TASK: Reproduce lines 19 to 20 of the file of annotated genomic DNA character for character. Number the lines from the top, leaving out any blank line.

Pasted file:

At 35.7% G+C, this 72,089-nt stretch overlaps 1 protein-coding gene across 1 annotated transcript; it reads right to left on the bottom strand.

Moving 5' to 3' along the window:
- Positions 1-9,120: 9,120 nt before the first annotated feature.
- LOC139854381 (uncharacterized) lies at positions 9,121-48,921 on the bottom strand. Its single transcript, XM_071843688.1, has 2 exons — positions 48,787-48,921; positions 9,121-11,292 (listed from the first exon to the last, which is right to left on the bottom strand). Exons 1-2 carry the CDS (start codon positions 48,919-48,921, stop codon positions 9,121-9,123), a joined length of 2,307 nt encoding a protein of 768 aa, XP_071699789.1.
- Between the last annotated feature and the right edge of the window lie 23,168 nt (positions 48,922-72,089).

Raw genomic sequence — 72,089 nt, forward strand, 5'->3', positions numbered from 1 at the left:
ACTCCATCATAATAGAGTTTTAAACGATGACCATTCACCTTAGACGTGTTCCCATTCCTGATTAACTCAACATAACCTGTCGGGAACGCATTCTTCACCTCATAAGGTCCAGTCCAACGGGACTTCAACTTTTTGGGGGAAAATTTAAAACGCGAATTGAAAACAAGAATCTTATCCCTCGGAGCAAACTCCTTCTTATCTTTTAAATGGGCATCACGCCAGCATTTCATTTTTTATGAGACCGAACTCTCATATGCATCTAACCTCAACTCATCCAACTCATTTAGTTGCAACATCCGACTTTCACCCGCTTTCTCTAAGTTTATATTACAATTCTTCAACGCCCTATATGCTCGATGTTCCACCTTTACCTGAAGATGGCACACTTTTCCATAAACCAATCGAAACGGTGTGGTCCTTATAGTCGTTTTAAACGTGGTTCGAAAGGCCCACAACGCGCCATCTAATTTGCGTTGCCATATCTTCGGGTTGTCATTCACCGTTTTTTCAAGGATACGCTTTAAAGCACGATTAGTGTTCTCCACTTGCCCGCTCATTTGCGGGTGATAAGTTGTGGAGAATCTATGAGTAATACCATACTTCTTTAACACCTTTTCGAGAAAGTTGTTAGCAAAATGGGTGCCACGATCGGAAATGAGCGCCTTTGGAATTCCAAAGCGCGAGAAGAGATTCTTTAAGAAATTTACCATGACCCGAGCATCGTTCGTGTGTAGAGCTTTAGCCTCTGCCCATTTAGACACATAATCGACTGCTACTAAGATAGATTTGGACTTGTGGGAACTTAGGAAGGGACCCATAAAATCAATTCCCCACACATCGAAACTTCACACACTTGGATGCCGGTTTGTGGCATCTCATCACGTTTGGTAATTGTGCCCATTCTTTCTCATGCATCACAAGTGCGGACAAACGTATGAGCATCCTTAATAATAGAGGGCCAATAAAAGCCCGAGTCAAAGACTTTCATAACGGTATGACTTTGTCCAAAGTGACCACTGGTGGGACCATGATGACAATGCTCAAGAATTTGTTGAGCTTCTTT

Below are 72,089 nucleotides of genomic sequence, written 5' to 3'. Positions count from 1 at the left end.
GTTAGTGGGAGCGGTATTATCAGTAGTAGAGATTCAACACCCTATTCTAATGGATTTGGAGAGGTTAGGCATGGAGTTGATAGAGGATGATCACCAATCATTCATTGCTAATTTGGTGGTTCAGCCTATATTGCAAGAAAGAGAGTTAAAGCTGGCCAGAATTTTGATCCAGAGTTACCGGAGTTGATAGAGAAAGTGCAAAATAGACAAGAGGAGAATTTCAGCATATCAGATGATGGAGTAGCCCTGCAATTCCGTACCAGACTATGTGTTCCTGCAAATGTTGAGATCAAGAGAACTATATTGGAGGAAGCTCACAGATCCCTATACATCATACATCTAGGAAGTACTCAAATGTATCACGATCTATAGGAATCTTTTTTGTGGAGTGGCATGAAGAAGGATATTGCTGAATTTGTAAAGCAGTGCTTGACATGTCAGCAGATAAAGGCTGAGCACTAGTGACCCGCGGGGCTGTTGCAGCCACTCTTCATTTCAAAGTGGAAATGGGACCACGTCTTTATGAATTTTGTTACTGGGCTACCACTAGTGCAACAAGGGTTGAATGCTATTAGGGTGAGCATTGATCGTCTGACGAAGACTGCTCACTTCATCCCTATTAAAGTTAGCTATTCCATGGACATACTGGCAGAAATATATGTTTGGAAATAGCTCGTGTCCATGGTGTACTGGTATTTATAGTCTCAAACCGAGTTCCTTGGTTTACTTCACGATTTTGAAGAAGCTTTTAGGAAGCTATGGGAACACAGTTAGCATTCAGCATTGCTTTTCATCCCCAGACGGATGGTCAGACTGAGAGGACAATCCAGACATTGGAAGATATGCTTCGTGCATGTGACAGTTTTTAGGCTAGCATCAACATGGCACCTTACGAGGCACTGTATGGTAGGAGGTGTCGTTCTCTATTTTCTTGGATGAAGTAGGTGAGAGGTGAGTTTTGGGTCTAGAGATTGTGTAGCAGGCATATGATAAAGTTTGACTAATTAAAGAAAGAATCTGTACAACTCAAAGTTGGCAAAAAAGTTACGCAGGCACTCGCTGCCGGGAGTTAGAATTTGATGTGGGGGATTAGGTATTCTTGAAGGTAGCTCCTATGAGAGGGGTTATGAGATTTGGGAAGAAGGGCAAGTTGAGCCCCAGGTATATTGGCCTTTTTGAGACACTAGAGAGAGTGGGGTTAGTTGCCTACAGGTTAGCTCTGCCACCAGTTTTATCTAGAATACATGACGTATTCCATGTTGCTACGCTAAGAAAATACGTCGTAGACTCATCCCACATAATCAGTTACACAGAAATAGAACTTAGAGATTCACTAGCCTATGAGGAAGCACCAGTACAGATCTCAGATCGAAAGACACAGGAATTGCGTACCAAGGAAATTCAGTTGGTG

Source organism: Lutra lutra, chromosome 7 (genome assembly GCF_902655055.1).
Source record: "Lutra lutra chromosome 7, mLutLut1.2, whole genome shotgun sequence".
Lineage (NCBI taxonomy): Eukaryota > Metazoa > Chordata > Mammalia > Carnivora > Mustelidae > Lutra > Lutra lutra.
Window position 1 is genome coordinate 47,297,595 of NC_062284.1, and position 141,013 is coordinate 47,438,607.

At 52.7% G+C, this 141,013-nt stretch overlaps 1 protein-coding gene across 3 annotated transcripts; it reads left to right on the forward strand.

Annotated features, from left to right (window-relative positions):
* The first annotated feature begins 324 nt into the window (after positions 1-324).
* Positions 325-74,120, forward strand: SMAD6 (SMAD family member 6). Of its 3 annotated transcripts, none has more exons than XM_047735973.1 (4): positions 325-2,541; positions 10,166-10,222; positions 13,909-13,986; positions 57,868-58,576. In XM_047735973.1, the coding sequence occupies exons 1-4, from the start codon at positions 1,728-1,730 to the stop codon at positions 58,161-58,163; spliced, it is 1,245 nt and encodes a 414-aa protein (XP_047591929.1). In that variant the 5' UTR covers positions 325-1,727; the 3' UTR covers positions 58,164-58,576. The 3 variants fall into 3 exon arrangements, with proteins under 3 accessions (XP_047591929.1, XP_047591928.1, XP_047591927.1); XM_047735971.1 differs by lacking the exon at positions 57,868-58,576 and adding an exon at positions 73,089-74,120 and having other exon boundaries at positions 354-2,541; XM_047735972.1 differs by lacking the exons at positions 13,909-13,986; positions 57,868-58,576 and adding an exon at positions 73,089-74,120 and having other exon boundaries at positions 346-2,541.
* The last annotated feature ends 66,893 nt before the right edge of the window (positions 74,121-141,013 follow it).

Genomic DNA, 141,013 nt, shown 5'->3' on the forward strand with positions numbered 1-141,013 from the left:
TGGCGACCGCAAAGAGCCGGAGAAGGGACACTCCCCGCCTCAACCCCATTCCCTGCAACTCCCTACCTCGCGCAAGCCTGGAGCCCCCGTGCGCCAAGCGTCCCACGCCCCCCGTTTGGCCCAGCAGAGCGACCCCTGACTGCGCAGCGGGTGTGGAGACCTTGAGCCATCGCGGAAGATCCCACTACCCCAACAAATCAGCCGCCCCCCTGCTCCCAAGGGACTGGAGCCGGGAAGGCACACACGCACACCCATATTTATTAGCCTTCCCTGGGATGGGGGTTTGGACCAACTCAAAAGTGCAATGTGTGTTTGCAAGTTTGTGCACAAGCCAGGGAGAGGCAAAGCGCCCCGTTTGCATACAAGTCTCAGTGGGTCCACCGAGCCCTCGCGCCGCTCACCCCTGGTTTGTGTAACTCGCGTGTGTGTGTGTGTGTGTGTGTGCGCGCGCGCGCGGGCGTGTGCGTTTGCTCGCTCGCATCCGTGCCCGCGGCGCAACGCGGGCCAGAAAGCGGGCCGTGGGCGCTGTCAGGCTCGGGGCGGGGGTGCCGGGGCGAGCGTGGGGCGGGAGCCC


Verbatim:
Genomic DNA, 141,013 nt, shown 5'->3' on the forward strand with positions numbered 1-141,013 from the left:
TGGCGACCGCAAAGAGCCGGAGAAGGGACACTCCCCGCCTCAACCCCATTCCCTGCAACTCCCTACCTCGCGCAAGCCTGGAGCCCCCGTGCGCCAAGCGTCCCACGCCCCCCGTTTGGCCCAGCAGAGCGACCCCTGACTGCGCAGCGGGTGTGGAGACCTTGAGCCATCGCGGAAGATCCCACTACCCCAACAAATCAGCCGCCCCCCTGCTCCCAAGGGACTGGAGCCGGGAAGGCACACACGCACACCCATATTTATTAGCCTTCCCTGGGATGGGGGTTTGGACCAACTCAAAAGTGCAATGTGTGTTTGCAAGTTTGTGCACAAGCCAGGGAGAGGCAAAGCGCCCCGTTTGCATACAAGTCTCAGTGGGTCCACCGAGCCCTCGCGCCGCTCACCCCTGGTTTGTGTAACTCGCGTGTGTGTGTGTGTGTGTGTGTGCGCGCGCGCGCGGGCGTGTGCGTTTGCTCGCTCGCATCCGTGCCCGCGGCGCAACGCGGGCCAGAAAGCGGGCCGTGGGCGCTGTCAGGCTCGGGGCGGGGGTGCCGGGGCGAGCGTGGGGCGGGAGCCC